According to the present embodiment 1, overheads are incurred once for every plurality of ATA commands because of the writing to memory card by a plurality of commands being executed in a single process. In terms of the transfer rate, the numerator in this case is the total data size writable with the plurality of ATA commands, and the denominator is a time period that includes one set of overheads. The fact that there is no increase in the time period of the denominator opens up the possibility of transfer rate improvements.

While embodiment 1 is described above in terms of there being one SD card, in the case of four SD card, for instance, the four card control units 8 a to 8 d may perform the above writing operations in parallel whenever command analysis unit 11 decodes an ATA command. This parallel writing allows the transfer rate to be further improved. A drive device pertaining to the present invention is, as a result, able to favorably perform the recording of video data.

Also, since one response is sent to host device 2 for every plurality of ATA commands, it is possible to unsynchronize the transfer between host device 2 and drive device 4. This unsynchronization allows the execution of transfers in which drive device 4 is respectively the master and the target to be time divided.

Note that while continuity with the next ATA command is judged in embodiment 1 using consecutive numbers, drive device 4 may be equipped with a rearranging unit that rearranges the plurality of ATA commands in the drive device in order of their write addresses. In this case, command analysis unit 11 may perform the command analysis in accordance with the order after the rearranging by the rearranging unit.

Embodiment 2

In embodiment 1, processing to be performed with a plurality of commands is executed in a single process if there is continuity between the write addresses. However, it is not necessarily the case that the longer the data size writable with a single process, the better. This is because SD card 1 has units called erasable blocks, and in the writing of data these erasable blocks must initially be returned to a blank state before data is written thereto. When the writing by a plurality of commands is performed in a single process, inefficient writing referred to here as “wraparound saving” arises if the sector number to be written is a non-integer multiple of an erasable block size.

FIGS. 9A to 9D show an example of wraparound saving. The erasable blocks in FIGS. 9A to 9D are here structured from p number of recording blocks. The given example assumes the rewriting of only data B of two pieces of data A and B written into one of the erasable blocks (upper block in FIG. 9A) in the nonvolatile memory. In this case, SD card 1 searches the nonvolatile memory for an erasable block in a blank state, and if such an erasable block exists, SD card 1 writes new data B to the free block (lower block in FIG. 9B). Next, SD card 1 copies data A written into the upper erasable block to the lower erasable block (see FIG. 9C). SD card 1 then erases the upper erasable block (see FIG. 9D).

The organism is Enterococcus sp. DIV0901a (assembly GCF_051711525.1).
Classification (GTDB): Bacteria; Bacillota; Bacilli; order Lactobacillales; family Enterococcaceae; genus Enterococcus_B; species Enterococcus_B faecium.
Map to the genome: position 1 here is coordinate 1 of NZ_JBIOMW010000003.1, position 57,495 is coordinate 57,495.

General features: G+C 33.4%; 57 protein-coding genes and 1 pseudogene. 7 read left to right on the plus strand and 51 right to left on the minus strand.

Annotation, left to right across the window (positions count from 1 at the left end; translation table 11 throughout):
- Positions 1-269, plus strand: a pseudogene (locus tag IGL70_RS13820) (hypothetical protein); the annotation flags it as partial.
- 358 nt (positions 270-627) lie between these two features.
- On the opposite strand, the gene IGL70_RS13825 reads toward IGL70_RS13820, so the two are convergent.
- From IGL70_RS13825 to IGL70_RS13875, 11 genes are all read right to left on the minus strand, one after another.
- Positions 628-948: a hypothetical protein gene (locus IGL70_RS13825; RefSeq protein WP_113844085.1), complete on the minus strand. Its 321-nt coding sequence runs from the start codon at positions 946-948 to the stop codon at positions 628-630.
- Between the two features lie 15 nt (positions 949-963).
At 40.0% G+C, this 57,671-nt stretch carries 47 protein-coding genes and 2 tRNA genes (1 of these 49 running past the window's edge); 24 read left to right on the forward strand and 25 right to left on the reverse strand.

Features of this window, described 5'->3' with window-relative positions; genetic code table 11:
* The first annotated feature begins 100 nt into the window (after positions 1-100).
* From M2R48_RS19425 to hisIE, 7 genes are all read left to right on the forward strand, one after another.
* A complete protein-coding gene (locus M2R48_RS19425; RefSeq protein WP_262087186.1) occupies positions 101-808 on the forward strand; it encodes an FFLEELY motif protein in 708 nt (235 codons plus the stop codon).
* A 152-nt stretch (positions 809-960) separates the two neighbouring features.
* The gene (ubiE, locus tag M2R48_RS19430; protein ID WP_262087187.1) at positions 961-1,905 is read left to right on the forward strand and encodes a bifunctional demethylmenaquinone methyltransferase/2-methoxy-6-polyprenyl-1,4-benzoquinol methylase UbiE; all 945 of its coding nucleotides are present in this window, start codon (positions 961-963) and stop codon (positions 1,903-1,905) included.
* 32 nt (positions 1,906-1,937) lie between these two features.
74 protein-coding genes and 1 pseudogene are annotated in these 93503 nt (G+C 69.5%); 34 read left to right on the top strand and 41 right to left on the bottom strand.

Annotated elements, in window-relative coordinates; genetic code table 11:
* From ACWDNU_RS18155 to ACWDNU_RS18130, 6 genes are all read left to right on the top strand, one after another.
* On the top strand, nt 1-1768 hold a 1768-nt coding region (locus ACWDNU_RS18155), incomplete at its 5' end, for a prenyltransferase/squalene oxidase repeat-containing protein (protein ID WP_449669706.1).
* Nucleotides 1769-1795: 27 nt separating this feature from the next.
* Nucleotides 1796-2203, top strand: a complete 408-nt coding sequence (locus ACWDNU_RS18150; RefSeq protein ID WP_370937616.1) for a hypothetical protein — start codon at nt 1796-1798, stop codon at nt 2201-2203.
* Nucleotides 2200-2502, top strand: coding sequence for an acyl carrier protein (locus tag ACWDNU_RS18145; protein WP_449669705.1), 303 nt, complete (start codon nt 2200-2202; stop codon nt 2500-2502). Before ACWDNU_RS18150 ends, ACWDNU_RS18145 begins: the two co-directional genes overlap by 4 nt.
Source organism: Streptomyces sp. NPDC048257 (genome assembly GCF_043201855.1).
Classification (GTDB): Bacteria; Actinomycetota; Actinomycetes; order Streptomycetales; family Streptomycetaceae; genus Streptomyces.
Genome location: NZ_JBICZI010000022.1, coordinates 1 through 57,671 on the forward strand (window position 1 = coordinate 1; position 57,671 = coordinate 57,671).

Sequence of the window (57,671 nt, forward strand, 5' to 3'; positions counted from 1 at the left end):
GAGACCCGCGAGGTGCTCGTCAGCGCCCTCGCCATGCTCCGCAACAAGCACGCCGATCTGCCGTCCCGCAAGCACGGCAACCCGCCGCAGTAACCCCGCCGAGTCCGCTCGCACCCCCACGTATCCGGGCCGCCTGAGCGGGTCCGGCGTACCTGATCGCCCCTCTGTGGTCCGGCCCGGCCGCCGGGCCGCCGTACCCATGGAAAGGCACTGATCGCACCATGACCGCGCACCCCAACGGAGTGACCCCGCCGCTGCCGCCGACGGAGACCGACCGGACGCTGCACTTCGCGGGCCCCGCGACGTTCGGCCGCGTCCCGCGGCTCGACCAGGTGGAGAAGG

The writing rate drops in the event of wraparound saving because writing needs to be performed twice. Furthermore, the logical and physical addresses need to be updated whenever wraparound saving arises due to the physical location of recorded data being updated. Here, host device 2 pertaining to embodiment 2, in issuing data for writing to consecutive addresses, transmits the next ATA command to drive device 4 with a prohibit flag appended when the number of sectors for writing to SD card 1 reaches an integer multiple of the erasable block size. Drive device 4 performs write controls to execute the ATA commands in a single process if continuity exists, and when an ATA command with a prohibit flag appended is received, drive device 4 transmits a STOP instruction to SD card 1 at the point when the transferred sector number reaches the scheduled number of the ongoing data transfer. As a result, the process is concluded at a point when the number of sectors transferred to SD card 1 reaches an integer multiple of the erasable block size, thereby avoiding the partial writing of erasable blocks.

FIG. 10 shows processing by command analysis unit 11 in embodiment 2. The total data length for writing by the m number of ATA commands in FIG. 10 (A[1], A[2], . . . , A[m]) is here assumed to equal the size of a single erasable block, and there is assumed to be continuity between the write addresses up to at least A[m]. A tag having a prohibit flag is appended to A[m+1], which is the ATA command transmitted after A[m]. Analysis of A[m+1] by command analysis unit 11 is performed during the transfer of data corresponding to A[m], but the continuity of A[m+1] is not judged due to the appending of a tag having the prohibit flag. Drive device 4 issues a STOP instruction to SD card 1 at the point when the sectors transferred as a result of the ongoing transfer reaches scheduled number u (point 1), to conclude the process at the point when the writing by ATA command A[m] ends. The writing to SD card 1 thus ends at the point when the written data is an integer multiple of the erasable block size.